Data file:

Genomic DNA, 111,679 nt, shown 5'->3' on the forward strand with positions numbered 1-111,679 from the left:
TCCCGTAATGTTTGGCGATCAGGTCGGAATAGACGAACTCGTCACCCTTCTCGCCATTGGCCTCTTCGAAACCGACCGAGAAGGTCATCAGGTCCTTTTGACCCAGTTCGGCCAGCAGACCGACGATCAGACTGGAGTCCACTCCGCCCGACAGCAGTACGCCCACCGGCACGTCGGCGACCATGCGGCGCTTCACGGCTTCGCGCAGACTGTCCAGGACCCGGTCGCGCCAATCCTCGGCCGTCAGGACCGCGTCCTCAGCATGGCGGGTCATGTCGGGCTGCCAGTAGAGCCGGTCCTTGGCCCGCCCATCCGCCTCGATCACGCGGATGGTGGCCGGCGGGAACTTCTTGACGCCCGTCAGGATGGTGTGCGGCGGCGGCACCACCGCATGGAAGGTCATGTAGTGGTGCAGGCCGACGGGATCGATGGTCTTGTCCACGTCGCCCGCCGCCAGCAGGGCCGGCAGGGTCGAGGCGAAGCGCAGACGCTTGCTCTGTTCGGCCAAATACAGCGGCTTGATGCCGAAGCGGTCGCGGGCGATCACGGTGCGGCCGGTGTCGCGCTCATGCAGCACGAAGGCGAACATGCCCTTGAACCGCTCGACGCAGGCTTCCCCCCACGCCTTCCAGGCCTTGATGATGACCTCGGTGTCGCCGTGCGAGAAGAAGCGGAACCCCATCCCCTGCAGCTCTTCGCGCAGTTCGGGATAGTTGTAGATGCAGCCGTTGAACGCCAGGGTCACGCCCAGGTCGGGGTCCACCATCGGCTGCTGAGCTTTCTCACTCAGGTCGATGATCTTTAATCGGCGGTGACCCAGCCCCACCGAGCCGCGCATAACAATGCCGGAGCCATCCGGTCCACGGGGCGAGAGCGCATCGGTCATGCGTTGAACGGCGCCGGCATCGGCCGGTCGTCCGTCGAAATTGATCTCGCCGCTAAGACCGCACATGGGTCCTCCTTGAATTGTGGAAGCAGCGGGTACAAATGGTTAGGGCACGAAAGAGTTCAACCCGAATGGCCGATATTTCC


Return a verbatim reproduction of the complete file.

Genomic DNA, 111,679 nt, shown 5'->3' on the forward strand with positions numbered 1-111,679 from the left:
TCCCGTAATGTTTGGCGATCAGGTCGGAATAGACGAACTCGTCACCCTTCTCGCCATTGGCCTCTTCGAAACCGACCGAGAAGGTCATCAGGTCCTTTTGACCCAGTTCGGCCAGCAGACCGACGATCAGACTGGAGTCCACTCCGCCCGACAGCAGTACGCCCACCGGCACGTCGGCGACCATGCGGCGCTTCACGGCTTCGCGCAGACTGTCCAGGACCCGGTCGCGCCAATCCTCGGCCGTCAGGACCGCGTCCTCAGCATGGCGGGTCATGTCGGGCTGCCAGTAGAGCCGGTCCTTGGCCCGCCCATCCGCCTCGATCACGCGGATGGTGGCCGGCGGGAACTTCTTGACGCCCGTCAGGATGGTGTGCGGCGGCGGCACCACCGCATGGAAGGTCATGTAGTGGTGCAGGCCGACGGGATCGATGGTCTTGTCCACGTCGCCCGCCGCCAGCAGGGCCGGCAGGGTCGAGGCGAAGCGCAGACGCTTGCTCTGTTCGGCCAAATACAGCGGCTTGATGCCGAAGCGGTCGCGGGCGATCACGGTGCGGCCGGTGTCGCGCTCATGCAGCACGAAGGCGAACATGCCCTTGAACCGCTCGACGCAGGCTTCCCCCCACGCCTTCCAGGCCTTGATGATGACCTCGGTGTCGCCGTGCGAGAAGAAGCGGAACCCCATCCCCTGCAGCTCTTCGCGCAGTTCGGGATAGTTGTAGATGCAGCCGTTGAACGCCAGGGTCACGCCCAGGTCGGGGTCCACCATCGGCTGCTGAGCTTTCTCACTCAGGTCGATGATCTTTAATCGGCGGTGACCCAGCCCCACCGAGCCGCGCATAACAATGCCGGAGCCATCCGGTCCACGGGGCGAGAGCGCATCGGTCATGCGTTGAACGGCGCCGGCATCGGCCGGTCGTCCGTCGAAATTGATCTCGCCGCTAAGACCGCACATGGGTCCTCCTTGAATTGTGGAAGCAGCGGGTACAAATGGTTAGGGCACGAAAGAGTTCAACCCGAATGGCCGATATTTCC